#### Velocity of 6-Joint Robot Arm – Rotation

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We resume our analysis of the 6-link robot Jacobian and focus on the rotational velocity part.

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We resume our analysis of the 6-link robot Jacobian and focus on the rotational velocity part.

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We have a quick revision of the skew-symmetric matrix. If you’re comfortable with this topic then go straight on to the next section.

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A body moving in 3D space has a translational velocity and a rotational velocity. The combination is called spatial velocity and is described by a 6-element vector.

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We can also derive a Jacobian which relates the velocity of a point, defined relative to one coordinate frame, to the velocity relative to a different coordinate frame.

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We extend what we have learnt to a 3-link planar robot where we can also consider the rotational velocity of the end-effector.

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The end-effector is not able to move equally fast in all directions, and that in fact depends on the pose of the robot. We will introduce the velocity ellipse to illustrate this.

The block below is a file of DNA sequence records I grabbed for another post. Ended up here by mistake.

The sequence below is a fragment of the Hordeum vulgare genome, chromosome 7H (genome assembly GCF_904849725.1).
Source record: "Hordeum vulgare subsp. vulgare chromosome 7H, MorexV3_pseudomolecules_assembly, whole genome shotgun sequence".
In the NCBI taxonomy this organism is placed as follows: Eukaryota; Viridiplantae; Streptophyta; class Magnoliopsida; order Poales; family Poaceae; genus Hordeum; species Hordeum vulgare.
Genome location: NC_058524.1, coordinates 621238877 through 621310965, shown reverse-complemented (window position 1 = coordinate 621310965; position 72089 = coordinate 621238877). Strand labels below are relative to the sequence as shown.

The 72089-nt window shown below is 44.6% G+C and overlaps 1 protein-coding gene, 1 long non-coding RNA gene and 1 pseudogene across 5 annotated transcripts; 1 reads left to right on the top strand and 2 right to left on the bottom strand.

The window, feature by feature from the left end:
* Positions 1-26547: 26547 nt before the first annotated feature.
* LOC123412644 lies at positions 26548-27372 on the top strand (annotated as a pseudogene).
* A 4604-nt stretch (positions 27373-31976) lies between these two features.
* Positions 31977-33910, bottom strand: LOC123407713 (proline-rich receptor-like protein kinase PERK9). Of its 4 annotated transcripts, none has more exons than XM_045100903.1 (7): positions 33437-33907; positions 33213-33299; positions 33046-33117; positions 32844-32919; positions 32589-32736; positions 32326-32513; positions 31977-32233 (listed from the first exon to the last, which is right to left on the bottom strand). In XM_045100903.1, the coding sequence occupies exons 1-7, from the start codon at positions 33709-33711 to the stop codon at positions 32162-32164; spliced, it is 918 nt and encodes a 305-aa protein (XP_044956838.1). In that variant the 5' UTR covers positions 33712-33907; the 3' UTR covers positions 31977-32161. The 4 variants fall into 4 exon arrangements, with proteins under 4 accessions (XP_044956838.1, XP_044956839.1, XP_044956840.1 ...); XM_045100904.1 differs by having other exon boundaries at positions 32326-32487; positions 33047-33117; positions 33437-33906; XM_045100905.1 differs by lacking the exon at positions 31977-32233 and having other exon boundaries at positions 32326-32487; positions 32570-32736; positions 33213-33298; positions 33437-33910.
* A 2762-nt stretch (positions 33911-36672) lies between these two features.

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By inverting the Jacobian matrix we can find the joint velocities required to achieve a particular end-effector velocity, so long as the Jacobian is not singular.

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For a simple 2-link planar robot we introduce and derive its Jacobian matrix, and also introduce the concept of spatial velocity.

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For real robots there are a few extra things to think about. Is a particular point actually reachable? Our old friend, singularity or gimbal lock reappears in the wrist.

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The workspace of a robot arm is the set of all positions that it can reach. This depends on a number of factors including the dimensions of the arm.